This week I will return to the Russian city of Samara first time in 12 years. Samara is a city on the Volga River some five hundred miles southeast of Moscow. It is the first Russian city I called home and I lived there for about six months in 2007-2008.
But it wasn’t the first city in Russia I ever visited. My first experience in Russia was actually in Saint Petersburg in the summer of 2006. I traveled there as a student with other American university students studying Russian for a six-week culture and language program.
I still remember the smell of the air as I exited the plane and took my first steps in Russia. To this day I continue to associate this smell with Russia. It was not the smell of fresh flowers, nor the scent of a spring air freshener, nor the fragrance of street food sizzling on a grill. It was the smell of dampness: the smell you might encounter in a dark basement with water percolating in through its wet stone walls.
Twelve years is a long time but some memories of Samara have remained with me through the years, just like I remember the smell of the wet floor in Saint Petersburg’s airport. I tried ice skating for the first time in my life in Samara. I remember buying a pair of ice skates at the Park House shopping center and taking them across the street to Gagarina Park to skate on a small pond that had long frozen over in the dead of the Russian winter. Ever since then I have regularly gone ice skating here in Russia.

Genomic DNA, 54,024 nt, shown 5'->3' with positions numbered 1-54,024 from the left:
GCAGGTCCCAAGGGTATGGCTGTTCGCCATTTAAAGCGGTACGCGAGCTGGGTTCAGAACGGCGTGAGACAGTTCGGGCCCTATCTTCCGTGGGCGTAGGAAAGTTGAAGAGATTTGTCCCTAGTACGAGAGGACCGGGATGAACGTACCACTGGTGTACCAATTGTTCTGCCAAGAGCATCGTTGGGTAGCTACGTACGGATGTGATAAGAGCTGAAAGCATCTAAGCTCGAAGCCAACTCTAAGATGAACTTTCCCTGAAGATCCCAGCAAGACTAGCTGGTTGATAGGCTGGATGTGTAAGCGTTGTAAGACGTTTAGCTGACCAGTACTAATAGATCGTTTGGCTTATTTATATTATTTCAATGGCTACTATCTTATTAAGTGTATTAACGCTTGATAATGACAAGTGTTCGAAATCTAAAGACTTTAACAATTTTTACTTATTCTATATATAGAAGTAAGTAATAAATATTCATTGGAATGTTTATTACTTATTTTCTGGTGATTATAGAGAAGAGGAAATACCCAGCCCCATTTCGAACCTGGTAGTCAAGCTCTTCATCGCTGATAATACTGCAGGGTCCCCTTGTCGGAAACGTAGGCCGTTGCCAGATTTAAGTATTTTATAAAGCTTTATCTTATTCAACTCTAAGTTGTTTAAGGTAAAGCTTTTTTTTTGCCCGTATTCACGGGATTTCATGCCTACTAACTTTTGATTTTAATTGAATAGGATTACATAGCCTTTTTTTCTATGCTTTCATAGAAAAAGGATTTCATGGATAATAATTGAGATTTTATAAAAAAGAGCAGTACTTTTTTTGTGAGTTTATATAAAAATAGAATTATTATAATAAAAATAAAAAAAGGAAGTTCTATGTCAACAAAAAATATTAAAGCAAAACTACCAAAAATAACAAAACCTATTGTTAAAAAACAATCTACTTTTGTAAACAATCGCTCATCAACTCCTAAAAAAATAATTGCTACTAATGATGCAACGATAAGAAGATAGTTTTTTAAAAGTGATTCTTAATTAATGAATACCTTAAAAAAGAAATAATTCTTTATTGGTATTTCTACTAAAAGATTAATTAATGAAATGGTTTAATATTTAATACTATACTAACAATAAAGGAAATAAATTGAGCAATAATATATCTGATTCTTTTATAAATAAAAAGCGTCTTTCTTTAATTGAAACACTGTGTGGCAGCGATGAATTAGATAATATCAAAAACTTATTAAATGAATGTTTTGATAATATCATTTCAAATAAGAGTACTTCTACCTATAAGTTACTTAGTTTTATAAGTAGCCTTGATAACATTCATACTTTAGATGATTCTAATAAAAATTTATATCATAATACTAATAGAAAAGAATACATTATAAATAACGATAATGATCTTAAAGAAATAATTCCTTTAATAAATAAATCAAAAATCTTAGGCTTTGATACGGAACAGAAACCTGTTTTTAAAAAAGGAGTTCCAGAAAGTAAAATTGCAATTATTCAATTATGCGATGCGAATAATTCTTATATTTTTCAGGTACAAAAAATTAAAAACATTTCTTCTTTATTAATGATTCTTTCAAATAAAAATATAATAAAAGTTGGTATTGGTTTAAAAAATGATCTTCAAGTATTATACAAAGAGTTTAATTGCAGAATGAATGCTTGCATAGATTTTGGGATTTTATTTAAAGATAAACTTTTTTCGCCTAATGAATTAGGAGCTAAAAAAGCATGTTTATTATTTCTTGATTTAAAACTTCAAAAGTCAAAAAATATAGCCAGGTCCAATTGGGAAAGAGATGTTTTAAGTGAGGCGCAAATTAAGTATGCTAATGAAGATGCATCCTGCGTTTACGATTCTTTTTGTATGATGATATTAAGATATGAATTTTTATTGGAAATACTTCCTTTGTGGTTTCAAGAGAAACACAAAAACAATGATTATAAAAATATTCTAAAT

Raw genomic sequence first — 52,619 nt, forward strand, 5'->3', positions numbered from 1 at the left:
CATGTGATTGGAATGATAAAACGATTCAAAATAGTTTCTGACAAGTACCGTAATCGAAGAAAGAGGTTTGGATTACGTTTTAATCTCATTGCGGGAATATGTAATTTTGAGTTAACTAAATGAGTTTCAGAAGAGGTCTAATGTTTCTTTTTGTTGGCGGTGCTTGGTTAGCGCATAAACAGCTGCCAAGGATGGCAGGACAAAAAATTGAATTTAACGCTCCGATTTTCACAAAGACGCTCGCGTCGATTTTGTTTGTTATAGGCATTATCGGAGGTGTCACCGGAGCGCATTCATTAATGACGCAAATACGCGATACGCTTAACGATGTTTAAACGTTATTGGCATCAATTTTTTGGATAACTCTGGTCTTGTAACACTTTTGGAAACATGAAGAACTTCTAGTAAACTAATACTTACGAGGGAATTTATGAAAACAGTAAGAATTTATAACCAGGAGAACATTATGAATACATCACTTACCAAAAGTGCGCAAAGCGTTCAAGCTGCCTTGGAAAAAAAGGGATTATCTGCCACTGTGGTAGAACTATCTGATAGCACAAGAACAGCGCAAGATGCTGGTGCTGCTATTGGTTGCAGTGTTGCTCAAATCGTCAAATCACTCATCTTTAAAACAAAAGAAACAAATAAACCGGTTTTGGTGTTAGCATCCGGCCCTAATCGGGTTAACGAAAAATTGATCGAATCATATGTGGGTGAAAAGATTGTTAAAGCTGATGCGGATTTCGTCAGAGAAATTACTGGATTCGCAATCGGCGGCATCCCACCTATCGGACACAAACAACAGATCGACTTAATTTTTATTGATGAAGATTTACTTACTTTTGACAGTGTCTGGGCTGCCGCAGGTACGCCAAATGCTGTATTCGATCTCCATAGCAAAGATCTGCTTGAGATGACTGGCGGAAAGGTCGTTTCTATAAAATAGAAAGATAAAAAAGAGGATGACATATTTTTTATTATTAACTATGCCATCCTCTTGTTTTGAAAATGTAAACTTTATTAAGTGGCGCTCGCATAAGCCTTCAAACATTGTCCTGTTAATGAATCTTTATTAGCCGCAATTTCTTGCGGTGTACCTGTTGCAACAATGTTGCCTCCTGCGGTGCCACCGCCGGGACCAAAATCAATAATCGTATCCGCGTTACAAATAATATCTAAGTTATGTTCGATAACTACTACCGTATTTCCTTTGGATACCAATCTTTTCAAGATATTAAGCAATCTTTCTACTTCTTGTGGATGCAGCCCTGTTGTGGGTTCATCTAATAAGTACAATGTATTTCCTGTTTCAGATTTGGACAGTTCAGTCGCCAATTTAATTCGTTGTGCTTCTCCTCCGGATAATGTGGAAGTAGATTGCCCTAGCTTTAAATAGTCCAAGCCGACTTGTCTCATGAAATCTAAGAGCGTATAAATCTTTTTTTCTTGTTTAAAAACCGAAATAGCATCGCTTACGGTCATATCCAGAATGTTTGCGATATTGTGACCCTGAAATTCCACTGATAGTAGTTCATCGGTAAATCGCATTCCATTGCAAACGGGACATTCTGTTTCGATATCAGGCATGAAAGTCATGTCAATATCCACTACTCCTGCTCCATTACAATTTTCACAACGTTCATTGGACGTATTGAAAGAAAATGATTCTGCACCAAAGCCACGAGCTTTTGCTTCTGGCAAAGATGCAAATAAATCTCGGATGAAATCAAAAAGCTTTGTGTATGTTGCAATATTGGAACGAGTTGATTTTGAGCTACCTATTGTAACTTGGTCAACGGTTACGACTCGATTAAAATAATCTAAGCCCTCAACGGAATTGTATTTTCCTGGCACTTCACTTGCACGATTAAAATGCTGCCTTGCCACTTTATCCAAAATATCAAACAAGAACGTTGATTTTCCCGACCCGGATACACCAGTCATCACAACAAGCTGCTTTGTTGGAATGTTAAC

I remember the lack of western fast-food restaurants and pizzerias in Samara. When last I was there, the city had only one McDonald’s in its center. I never ate there because the line was always too long, sometimes running out the door and onto the sidewalk. I am very interested in seeing this weekend how much Samara has westernized over the past decade (not that westernization is a good thing).
I remember the place where I met my friend Pavel, with whom I remain friends to this day. He also lives in Moscow now and we regularly see each other. We met while Pavel was working at a mobile phone shop not far from my home. I bought a mobile phone and regularly frequented the shop to add money to my account (at the time, all mobile phone plans in Russia were essentially pre-paid plans that allowed you to add whatever amount of money to your account at a time and you could use your calling, texting, and internet services until your balance reached zero).
Lastly, I remember knowing very little Russian. I moved to live in Samara after only three semesters of studying Russian at university and after a six-week study abroad program in Saint Petersburg. I am very interested in being able to walk the streets of the neighborhood and city I once lived in, yet I could not communicate very effectively, now that I am an advanced speaker of Russian! I remember having to draw pictures of what I wanted to say, buy, or do, in order that people could understand me.
Times have changed, Samara. See you soon!